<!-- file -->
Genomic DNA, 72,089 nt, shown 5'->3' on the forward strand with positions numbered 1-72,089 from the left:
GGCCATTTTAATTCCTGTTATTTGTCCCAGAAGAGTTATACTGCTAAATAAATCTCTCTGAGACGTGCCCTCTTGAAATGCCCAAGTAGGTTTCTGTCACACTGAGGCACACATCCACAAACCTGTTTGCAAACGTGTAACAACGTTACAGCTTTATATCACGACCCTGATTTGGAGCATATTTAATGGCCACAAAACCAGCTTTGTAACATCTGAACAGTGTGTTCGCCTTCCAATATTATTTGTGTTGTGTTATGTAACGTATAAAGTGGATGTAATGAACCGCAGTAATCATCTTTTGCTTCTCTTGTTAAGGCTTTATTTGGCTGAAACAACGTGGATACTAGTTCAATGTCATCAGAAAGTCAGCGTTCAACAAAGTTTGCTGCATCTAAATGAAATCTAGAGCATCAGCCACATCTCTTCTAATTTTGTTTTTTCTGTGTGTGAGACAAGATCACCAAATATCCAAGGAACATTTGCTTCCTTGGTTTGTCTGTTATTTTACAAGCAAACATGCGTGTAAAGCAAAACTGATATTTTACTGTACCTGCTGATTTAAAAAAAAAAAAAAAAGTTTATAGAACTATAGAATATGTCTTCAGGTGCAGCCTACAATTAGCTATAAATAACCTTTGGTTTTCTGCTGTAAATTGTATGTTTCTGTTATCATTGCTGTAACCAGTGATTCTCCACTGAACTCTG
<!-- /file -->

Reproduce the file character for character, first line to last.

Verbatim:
Genomic DNA, 72,089 nt, shown 5'->3' on the forward strand with positions numbered 1-72,089 from the left:
GGCCATTTTAATTCCTGTTATTTGTCCCAGAAGAGTTATACTGCTAAATAAATCTCTCTGAGACGTGCCCTCTTGAAATGCCCAAGTAGGTTTCTGTCACACTGAGGCACACATCCACAAACCTGTTTGCAAACGTGTAACAACGTTACAGCTTTATATCACGACCCTGATTTGGAGCATATTTAATGGCCACAAAACCAGCTTTGTAACATCTGAACAGTGTGTTCGCCTTCCAATATTATTTGTGTTGTGTTATGTAACGTATAAAGTGGATGTAATGAACCGCAGTAATCATCTTTTGCTTCTCTTGTTAAGGCTTTATTTGGCTGAAACAACGTGGATACTAGTTCAATGTCATCAGAAAGTCAGCGTTCAACAAAGTTTGCTGCATCTAAATGAAATCTAGAGCATCAGCCACATCTCTTCTAATTTTGTTTTTTCTGTGTGTGAGACAAGATCACCAAATATCCAAGGAACATTTGCTTCCTTGGTTTGTCTGTTATTTTACAAGCAAACATGCGTGTAAAGCAAAACTGATATTTTACTGTACCTGCTGATTTAAAAAAAAAAAAAAAAGTTTATAGAACTATAGAATATGTCTTCAGGTGCAGCCTACAATTAGCTATAAATAACCTTTGGTTTTCTGCTGTAAATTGTATGTTTCTGTTATCATTGCTGTAACCAGTGATTCTCCACTGAACTCTG